Originally posted April 4, 2019
Here is an excerpt:
The moral circle is a fundamental concept among philosophers, psychologists, activists, and others who think seriously about what motivates people to do good. It was introduced by historian William Lecky in the 1860s and popularized by philosopher Peter Singer in the 1980s.
Now it’s cropping up more often in activist circles as new social movements use it to make the case for granting rights to more and more entities. Animals. Nature. Robots. Should they all get rights similar to the ones you enjoy? For example, you have the right not to be unjustly imprisoned (liberty) and the right not to be experimented on (bodily integrity). Maybe animals should too.
If you’re tempted to dismiss that notion as absurd, ask yourself: How do you decide whether an entity deserves rights?
Many people think that sentience, the ability to feel sensations like pain and pleasure, is the deciding factor. If that’s the case, what degree of sentience is required to make the cut? Maybe you think we should secure legal rights for chimpanzees and elephants — as the Nonhuman Rights Project is aiming to do — but not for, say, shrimp.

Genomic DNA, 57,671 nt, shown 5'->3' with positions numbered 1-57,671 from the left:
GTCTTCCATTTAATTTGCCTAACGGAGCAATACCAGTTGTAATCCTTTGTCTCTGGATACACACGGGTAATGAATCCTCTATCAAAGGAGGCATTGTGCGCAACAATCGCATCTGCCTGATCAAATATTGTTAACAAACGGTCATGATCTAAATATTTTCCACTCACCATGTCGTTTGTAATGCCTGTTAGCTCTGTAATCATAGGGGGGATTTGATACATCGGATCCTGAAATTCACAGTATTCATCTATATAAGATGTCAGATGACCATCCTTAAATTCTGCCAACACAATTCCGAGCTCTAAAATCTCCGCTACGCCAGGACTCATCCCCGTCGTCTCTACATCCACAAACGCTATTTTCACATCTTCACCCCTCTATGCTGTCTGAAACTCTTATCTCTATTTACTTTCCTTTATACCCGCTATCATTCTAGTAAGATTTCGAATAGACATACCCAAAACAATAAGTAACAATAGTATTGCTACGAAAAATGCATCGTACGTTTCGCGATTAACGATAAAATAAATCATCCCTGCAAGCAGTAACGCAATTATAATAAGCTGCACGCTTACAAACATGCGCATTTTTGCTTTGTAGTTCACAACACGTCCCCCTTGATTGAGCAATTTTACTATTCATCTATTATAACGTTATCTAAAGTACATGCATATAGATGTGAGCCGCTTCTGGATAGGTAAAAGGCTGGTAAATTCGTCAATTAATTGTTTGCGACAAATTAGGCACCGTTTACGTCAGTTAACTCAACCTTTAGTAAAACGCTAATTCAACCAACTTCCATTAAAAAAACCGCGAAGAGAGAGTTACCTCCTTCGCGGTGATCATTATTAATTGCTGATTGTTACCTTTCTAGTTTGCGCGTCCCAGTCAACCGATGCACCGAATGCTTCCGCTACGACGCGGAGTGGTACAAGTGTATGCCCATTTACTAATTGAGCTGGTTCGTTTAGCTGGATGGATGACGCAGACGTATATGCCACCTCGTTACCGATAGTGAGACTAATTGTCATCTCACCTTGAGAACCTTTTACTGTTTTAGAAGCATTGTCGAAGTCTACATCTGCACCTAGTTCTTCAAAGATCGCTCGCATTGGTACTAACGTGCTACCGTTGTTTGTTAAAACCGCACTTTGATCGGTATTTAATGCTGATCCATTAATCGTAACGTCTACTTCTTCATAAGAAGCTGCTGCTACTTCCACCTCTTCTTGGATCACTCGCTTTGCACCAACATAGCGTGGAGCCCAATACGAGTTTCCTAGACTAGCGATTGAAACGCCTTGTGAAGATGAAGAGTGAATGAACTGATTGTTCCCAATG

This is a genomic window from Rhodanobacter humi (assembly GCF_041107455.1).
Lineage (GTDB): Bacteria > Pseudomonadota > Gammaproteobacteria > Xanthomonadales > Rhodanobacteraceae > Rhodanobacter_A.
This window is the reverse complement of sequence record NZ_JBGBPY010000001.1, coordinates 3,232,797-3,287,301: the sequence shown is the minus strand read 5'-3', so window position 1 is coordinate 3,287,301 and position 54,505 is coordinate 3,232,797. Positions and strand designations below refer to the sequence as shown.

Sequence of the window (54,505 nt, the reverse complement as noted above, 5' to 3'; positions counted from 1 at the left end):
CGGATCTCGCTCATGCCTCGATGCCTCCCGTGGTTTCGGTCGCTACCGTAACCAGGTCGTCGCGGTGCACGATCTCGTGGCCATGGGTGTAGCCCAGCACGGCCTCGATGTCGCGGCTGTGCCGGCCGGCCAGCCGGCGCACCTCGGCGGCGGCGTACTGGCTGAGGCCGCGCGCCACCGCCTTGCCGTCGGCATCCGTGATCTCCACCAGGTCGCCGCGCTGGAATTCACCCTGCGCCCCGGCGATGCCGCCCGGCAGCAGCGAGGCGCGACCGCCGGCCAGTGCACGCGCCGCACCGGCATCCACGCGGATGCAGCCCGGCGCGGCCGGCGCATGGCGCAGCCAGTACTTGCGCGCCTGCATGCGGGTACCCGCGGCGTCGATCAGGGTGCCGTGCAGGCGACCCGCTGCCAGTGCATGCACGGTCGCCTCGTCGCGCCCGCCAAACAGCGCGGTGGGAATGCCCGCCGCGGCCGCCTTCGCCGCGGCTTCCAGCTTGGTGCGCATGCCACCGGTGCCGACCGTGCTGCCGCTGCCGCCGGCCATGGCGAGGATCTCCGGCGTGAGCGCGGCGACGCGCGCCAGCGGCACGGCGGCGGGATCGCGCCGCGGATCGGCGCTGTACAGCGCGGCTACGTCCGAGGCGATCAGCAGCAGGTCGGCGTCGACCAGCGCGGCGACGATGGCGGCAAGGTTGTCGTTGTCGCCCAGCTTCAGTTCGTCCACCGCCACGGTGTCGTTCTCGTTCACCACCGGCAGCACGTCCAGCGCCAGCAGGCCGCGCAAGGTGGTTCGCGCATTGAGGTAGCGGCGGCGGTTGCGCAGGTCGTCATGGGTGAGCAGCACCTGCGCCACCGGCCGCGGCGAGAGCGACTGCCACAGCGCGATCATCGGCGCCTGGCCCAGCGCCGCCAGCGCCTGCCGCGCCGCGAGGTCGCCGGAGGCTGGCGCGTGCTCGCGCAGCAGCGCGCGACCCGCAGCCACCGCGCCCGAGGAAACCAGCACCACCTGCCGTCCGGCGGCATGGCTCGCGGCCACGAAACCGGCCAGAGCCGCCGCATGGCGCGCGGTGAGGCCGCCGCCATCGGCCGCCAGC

Some people think sentience is the wrong litmus test; they argue we should include anything that’s alive or that supports living things. Maybe you think we should secure rights for natural ecosystems, as the Community Environmental Legal Defense Fund is doing. Lake Erie won legal personhood status in February, and recent years have seen rights granted to rivers and forests in New Zealand, India, and Colombia.
The info is here.